A pandemic brings out the best and the worst in people. It makes us connect and also allows people to easily disconnect from others. Now more than ever we need to be conscious about our relationships, we need to let those important to us know how much we love and care about them and look to support each other through the hard times.
While we may all be getting bogged down in thoughts and the push to end isolation and get ‘back to normal’, we still need to stop and take time to consider how we continue to behave and interact with others during this time.
Mother’s Day is just around the corner and this year the holiday is being impacted like it never has been before in most of our lifetimes. A day which is often dedicated to celebrating mums and grandmothers, surrounding them with their family and loved ones is now unable to happen the way we might be used to but it is actually more important than ever to ensure a celebration is made in dedication to mum.
For many they are the rock and centre of the universe, Mum keeps our worlds spinning in the most chaotic of times, but for many Mums they may be experiencing more anxiety surrounding the impacts of the pandemic on their families than what they are letting on. They often shoulder the burden of stress with ease, but in unprecedented times like this even mums can’t be sure how to proceed at every turn.
It can be even more unsettling for mothers and grandmothers of retirement age, as they are part of the higher-risk category for COVID-19. Their own mortality is called into the spotlight and they are being isolated without contact or engagement from those who they value most and hold so dear. The elderly often makes up a big portion of those who suffer from depression and loneliness off the back of isolation – their mobility and physical health and wellbeing can cause issues which means they are reliant on others at the best of times, let alone in these difficult circumstances.
Recently we’ve seen the elderly in some of their most vulnerable states – unable to buy basic necessities due to the panic shopping and lack of consideration shown to them by others. Don’t let them suffer again because of selfishness in the pandemic.
How we celebrate Mother’s Day this year may look a little different to normal, but it doesn’t mean it shouldn’t go ahead.
Research from eharmony shows this pandemic has impacted almost forty per cent of Mother’s Day plans for Australians. That’s nearly half of the population who suddenly need to rethink how they go about making Mother’s Day special this year.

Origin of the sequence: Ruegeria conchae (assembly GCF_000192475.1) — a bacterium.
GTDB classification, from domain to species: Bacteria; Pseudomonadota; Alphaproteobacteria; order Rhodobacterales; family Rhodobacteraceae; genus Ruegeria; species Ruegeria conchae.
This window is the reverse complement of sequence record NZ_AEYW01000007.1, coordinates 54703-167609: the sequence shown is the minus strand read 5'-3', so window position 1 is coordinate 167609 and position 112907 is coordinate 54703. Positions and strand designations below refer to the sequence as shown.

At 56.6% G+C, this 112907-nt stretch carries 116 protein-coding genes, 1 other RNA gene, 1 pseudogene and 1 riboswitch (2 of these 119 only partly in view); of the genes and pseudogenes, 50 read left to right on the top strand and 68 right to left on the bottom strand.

Virtual calls are becoming something of the norm and fortunately the ease of use across smartphones, even the elderly are able to enjoy this way of getting some face to face time safely and responsibly. Fortunately, twenty-five per cent of Aussies who celebrate Mother’s Day will be switching to video calls, to ensure their celebrations still go ahead.
The beauty of video calls is that they are more intimate than phone calls and allow for mums and their families to properly tap into how they’re feeling. A video call can go a long way, especially for mothers and grandmothers isolated from their families for many months due to their age and health.
Economically we are struggling, the dark cloud of uncertainty is hanging low so gift giving may be taking a back seat for a while, but now more than ever is a great time to test those creative skills. Sometimes the effort alone is enough for Mum, no matter how the finished product looks she is just grateful you tried.
I think most interestingly from the eharmony research was that forty per cent of Aussies don’t purchase gifts for mum on Mother’s Day and fifteen per cent don’t believe they need to tell their mum they love her on Mother’s Day because she ‘already knows’.
Gift-giving is one thing, but I think now more than ever it is so important to be telling our loved ones how much they mean to us. A simple expression of the emotion doesn’t cost anything yet delivers so much to the people we love. Mums are often the unsung hero for the most part, but Mother’s Day is when we take the time to acknowledge just how important our mum is and what she does do for us. While they may appear strong on the outside, like all humans – they need to be told how loved they are. So if there’s one thing that I encourage you to do this Mother’s Day, is to take the time to get in touch with your Mum. Pick up the phone, get on the video call, send a carrier pigeon if you have to – but just let her know you are thinking of her and you appreciate her. You’ll be surprised how good it makes you feel too…
The Carousel would like to thank Sharon Draper for her article.